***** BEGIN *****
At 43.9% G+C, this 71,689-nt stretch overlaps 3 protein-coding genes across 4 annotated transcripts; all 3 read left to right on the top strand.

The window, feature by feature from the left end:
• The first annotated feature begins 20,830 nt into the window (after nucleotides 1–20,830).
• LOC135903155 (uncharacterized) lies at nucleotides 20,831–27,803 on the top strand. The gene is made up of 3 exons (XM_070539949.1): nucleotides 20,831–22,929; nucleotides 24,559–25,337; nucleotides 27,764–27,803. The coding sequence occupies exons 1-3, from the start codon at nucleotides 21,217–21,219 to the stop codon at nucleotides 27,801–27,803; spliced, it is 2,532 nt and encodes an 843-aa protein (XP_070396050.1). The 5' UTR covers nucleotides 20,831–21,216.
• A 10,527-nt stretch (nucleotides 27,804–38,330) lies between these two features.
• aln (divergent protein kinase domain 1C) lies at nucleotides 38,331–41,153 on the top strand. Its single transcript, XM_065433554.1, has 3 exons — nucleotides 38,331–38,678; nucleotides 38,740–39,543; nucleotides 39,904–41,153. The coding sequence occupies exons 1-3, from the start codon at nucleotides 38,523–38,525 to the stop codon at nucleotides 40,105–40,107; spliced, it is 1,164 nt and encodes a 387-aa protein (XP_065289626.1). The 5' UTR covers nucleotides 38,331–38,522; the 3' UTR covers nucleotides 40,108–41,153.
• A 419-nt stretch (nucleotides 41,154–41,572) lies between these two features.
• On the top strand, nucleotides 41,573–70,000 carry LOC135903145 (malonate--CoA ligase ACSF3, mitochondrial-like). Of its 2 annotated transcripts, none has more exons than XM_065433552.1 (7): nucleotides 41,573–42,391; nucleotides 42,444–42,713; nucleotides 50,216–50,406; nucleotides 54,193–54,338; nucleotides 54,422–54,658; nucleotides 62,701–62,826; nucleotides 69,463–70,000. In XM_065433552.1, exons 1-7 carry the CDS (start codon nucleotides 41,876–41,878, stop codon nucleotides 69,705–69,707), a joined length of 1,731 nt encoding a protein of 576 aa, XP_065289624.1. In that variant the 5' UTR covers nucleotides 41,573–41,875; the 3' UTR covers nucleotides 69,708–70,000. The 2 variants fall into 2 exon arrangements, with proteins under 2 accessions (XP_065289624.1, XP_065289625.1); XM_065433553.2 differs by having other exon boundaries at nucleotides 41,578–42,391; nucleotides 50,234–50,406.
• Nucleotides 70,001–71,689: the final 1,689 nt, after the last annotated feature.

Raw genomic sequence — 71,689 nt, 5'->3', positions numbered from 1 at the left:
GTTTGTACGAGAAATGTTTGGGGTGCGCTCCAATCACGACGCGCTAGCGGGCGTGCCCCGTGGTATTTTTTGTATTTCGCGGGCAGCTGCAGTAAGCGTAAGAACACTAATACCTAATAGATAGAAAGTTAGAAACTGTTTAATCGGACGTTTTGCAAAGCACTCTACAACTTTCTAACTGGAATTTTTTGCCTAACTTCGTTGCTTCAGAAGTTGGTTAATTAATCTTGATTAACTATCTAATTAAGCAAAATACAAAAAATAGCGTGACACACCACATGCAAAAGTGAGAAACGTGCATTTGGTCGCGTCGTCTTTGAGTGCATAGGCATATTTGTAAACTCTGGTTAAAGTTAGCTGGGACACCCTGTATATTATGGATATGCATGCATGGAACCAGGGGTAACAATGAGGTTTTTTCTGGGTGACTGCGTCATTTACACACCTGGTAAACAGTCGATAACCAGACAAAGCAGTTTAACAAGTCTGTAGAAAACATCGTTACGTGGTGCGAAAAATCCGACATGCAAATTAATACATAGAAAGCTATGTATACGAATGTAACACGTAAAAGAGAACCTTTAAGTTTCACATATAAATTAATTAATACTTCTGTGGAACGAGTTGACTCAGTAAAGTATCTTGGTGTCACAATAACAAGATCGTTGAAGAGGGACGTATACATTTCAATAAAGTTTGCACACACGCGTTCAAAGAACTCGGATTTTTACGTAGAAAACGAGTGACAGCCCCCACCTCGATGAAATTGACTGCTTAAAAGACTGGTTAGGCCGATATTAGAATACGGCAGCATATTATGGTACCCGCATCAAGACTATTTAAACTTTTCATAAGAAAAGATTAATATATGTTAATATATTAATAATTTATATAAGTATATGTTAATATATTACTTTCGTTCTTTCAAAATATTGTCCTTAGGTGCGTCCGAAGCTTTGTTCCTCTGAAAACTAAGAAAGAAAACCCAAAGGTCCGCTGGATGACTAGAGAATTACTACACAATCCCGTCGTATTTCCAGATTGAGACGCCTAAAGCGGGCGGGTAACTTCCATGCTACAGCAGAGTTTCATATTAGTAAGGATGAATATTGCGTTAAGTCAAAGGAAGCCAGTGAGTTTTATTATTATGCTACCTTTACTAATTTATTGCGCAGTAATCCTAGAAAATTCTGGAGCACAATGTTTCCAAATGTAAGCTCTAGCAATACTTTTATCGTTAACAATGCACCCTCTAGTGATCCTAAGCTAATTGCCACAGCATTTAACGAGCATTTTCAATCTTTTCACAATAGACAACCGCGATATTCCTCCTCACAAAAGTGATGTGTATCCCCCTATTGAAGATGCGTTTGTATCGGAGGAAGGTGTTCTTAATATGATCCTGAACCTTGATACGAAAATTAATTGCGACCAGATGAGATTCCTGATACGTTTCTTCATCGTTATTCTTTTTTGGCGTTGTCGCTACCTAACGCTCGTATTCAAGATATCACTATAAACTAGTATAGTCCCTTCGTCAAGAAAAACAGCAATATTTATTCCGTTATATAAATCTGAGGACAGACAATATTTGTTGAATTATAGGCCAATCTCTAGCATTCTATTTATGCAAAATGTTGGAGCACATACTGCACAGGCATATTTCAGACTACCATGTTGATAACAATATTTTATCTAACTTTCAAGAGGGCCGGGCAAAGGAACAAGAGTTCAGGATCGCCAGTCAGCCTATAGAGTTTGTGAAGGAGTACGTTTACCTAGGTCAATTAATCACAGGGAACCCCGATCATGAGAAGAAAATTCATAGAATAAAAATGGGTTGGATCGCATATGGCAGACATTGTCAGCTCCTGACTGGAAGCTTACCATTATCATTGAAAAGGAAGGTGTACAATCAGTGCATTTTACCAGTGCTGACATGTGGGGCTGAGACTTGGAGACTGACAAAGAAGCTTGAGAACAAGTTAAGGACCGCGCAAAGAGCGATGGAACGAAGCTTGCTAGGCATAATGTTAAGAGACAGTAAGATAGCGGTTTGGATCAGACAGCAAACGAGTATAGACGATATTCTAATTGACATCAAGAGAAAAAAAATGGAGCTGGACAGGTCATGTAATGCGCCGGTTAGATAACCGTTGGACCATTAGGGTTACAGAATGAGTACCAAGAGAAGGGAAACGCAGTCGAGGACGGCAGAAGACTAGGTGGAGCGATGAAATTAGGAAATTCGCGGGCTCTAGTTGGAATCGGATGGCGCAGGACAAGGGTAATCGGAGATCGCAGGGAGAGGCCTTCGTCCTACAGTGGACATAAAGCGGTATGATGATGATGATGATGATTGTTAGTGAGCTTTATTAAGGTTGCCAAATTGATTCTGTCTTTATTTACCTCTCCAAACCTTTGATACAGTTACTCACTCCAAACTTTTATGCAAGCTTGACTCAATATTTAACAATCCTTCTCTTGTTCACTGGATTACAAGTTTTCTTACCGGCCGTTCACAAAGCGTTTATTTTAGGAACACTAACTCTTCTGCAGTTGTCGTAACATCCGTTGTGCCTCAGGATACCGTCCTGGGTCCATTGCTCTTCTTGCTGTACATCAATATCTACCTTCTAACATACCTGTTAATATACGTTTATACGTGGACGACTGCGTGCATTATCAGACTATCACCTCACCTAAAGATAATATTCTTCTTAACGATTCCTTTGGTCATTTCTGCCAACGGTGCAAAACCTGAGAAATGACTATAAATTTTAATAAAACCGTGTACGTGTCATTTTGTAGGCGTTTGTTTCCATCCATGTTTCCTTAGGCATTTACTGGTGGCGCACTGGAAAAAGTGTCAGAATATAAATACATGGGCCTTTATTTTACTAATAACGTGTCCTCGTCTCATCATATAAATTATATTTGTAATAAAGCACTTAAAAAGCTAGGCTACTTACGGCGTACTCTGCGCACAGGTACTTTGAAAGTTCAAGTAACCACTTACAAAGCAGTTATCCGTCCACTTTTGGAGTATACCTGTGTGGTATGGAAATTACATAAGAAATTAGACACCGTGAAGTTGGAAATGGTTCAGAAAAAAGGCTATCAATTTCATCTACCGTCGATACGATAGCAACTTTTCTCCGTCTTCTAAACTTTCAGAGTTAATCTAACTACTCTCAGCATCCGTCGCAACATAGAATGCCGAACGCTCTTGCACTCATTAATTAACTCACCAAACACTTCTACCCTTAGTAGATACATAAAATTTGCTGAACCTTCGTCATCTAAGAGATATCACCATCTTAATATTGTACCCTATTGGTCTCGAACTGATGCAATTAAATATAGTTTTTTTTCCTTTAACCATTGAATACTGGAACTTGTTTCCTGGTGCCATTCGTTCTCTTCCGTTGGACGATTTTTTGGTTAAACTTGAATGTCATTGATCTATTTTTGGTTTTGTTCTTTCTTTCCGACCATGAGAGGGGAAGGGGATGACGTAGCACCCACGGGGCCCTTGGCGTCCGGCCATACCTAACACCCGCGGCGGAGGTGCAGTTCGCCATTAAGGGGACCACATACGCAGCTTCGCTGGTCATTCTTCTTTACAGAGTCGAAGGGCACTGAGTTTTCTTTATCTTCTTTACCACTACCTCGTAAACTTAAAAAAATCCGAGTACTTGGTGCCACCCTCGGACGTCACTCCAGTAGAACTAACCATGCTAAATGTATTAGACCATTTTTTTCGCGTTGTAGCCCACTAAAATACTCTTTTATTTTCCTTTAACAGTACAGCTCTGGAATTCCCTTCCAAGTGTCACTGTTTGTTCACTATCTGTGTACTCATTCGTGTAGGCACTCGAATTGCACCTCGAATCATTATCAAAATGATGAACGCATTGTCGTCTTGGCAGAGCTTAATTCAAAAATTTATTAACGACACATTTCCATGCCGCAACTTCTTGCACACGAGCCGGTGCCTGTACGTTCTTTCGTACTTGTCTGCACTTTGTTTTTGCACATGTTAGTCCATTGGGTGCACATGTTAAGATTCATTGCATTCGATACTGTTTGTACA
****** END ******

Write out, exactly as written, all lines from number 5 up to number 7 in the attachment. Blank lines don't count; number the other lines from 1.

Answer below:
• A 10,527-nt stretch (nucleotides 27,804–38,330) lies between these two features.
• aln (divergent protein kinase domain 1C) lies at nucleotides 38,331–41,153 on the top strand. Its single transcript, XM_065433554.1, has 3 exons — nucleotides 38,331–38,678; nucleotides 38,740–39,543; nucleotides 39,904–41,153. The coding sequence occupies exons 1-3, from the start codon at nucleotides 38,523–38,525 to the stop codon at nucleotides 40,105–40,107; spliced, it is 1,164 nt and encodes a 387-aa protein (XP_065289626.1). The 5' UTR covers nucleotides 38,331–38,522; the 3' UTR covers nucleotides 40,108–41,153.
• A 419-nt stretch (nucleotides 41,154–41,572) lies between these two features.